})
df.rename(columns=cols_dict, inplace=True)
df
   first_column  second_column  third_column
0             0              3            15
1             1              4            13
2             2              5            11

An applymap to use:

df[cols_dict.values()].applymap(lambda x: -1 if x % 2 == 0 else x ** 2)
   first_column  second_column  third_column
0            -1              9           225
1             1             -1           169
2            -1             25           121

This line throws the error you got:

df[cols_dict.values()] = df[cols_dict.values()].applymap(lambda x: -1 if x % 2 == 0 else x ** 2)
# error thrown

But this works, with df.loc:

df.loc[:, cols_dict.values()] = df[cols_dict.values()].applymap(lambda x: -1 if x % 2 == 0 else x ** 2)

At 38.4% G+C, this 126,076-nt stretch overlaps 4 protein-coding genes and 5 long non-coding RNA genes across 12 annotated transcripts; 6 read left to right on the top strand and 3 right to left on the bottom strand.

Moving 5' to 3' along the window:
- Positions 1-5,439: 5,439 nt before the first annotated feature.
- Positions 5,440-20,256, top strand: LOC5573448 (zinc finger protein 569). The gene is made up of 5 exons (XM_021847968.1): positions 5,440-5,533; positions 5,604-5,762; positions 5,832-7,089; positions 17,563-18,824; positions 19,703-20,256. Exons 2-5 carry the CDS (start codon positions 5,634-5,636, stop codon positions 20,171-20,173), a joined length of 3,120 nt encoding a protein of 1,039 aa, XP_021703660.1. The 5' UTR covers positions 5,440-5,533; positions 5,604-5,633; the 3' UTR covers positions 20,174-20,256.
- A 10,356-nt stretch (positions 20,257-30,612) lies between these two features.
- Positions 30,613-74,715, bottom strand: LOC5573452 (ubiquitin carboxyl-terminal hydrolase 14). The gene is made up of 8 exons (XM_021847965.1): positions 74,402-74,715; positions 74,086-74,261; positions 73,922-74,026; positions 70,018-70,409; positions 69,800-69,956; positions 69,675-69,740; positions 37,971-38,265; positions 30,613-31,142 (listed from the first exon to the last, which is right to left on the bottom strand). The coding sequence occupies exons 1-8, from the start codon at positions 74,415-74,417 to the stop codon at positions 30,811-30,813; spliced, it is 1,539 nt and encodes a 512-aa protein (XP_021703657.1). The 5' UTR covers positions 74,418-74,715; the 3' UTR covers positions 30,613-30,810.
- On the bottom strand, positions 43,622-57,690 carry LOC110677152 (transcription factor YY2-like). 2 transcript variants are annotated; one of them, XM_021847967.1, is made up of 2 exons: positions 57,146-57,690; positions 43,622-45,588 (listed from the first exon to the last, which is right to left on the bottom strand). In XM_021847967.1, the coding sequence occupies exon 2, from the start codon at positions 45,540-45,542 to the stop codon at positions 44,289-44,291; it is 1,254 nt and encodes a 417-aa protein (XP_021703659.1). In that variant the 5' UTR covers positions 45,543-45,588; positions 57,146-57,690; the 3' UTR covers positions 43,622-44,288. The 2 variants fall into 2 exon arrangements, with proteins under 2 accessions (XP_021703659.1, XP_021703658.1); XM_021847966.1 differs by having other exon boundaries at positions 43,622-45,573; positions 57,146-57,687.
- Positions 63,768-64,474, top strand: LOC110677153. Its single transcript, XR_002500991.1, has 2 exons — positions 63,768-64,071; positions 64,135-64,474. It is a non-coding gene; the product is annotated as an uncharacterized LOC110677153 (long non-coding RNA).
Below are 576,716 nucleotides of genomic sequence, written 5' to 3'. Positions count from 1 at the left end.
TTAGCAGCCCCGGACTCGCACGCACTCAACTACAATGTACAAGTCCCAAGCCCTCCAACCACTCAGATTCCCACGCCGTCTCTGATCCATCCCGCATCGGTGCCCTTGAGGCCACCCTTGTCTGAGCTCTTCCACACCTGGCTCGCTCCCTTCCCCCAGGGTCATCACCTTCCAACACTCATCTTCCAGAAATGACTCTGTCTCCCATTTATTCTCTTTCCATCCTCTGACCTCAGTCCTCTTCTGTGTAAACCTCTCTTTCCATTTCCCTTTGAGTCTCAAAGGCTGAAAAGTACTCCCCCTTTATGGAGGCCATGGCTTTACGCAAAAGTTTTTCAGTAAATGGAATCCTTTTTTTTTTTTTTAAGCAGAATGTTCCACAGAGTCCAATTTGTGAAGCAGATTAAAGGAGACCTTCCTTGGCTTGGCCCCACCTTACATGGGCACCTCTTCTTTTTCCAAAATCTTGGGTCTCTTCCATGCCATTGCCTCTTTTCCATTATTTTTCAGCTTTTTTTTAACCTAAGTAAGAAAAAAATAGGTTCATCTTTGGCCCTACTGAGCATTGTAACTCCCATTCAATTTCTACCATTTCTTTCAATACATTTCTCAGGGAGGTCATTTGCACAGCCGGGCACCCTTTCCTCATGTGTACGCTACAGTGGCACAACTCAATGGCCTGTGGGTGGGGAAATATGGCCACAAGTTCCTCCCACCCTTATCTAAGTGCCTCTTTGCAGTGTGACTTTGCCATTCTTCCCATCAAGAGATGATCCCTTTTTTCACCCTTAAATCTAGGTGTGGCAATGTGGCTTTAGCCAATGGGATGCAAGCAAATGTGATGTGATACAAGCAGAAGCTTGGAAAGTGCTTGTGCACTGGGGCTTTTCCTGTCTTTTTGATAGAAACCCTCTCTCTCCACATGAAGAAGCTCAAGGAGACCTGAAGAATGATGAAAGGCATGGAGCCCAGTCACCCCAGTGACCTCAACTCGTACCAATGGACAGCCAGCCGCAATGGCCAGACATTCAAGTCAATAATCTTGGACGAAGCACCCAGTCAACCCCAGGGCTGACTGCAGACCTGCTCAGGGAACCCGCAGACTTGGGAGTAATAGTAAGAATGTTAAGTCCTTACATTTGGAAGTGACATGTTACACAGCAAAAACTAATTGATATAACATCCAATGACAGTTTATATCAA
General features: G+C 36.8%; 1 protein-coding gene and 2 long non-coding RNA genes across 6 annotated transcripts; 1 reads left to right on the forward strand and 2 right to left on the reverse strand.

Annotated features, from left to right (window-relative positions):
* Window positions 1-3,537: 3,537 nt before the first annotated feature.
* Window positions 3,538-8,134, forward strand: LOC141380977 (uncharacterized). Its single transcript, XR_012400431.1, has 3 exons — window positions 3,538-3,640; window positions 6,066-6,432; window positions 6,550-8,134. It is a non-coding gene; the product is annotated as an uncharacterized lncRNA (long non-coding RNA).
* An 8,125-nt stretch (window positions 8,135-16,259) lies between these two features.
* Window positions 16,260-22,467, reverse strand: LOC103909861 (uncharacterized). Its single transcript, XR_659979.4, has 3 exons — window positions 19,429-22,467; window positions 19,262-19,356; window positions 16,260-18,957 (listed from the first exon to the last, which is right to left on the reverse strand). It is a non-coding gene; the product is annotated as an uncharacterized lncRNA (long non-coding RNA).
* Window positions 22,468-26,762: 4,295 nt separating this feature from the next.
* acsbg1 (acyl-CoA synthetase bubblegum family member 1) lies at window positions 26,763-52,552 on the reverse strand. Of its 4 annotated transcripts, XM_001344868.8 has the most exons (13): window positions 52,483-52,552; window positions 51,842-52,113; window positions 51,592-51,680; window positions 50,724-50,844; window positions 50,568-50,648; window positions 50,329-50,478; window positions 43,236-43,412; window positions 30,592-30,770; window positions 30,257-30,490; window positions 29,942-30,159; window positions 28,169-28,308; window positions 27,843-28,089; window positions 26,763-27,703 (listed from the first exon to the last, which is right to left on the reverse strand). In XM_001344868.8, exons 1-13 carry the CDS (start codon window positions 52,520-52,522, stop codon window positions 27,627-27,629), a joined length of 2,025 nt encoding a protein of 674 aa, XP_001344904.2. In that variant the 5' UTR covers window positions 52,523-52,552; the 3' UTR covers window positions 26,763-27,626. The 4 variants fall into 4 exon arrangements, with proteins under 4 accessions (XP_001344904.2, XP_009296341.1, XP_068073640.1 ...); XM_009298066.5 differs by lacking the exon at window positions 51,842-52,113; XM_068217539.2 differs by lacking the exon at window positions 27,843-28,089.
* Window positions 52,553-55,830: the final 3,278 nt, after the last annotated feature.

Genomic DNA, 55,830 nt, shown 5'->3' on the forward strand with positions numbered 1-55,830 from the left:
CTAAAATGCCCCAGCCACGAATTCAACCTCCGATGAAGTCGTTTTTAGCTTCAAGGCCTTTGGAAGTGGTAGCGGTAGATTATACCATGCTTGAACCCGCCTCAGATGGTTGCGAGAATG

df
   first_column  second_column  third_column
0            -1              9           225
1             1             -1           169
2            -1             25           121

Edit, some partial inference which could be wrong: Btw, the longer error shows what else might have been happening:

KeyError: dict_values(['first_column', 'second_column', 'third_column'])

During handling of the above exception, another exception occurred:
# later:
ValueError: Wrong number of items passed 3, placement implies 1

...which has gone through a section of insert and make_block which leads me to think it was trying to create columns and failed there. And that section was invoked for setitem but not for getitem - so the lookups occurring did not have the same result. I would have instead expected the "setting with copy" error.

2
  • 1
    Just confirming df.loc works in my context, too. – Kristian Canler Apr 6 at 2:50
  • Editing my question to include the longer error you posted to pastebin. – Kristian Canler Apr 6 at 3:27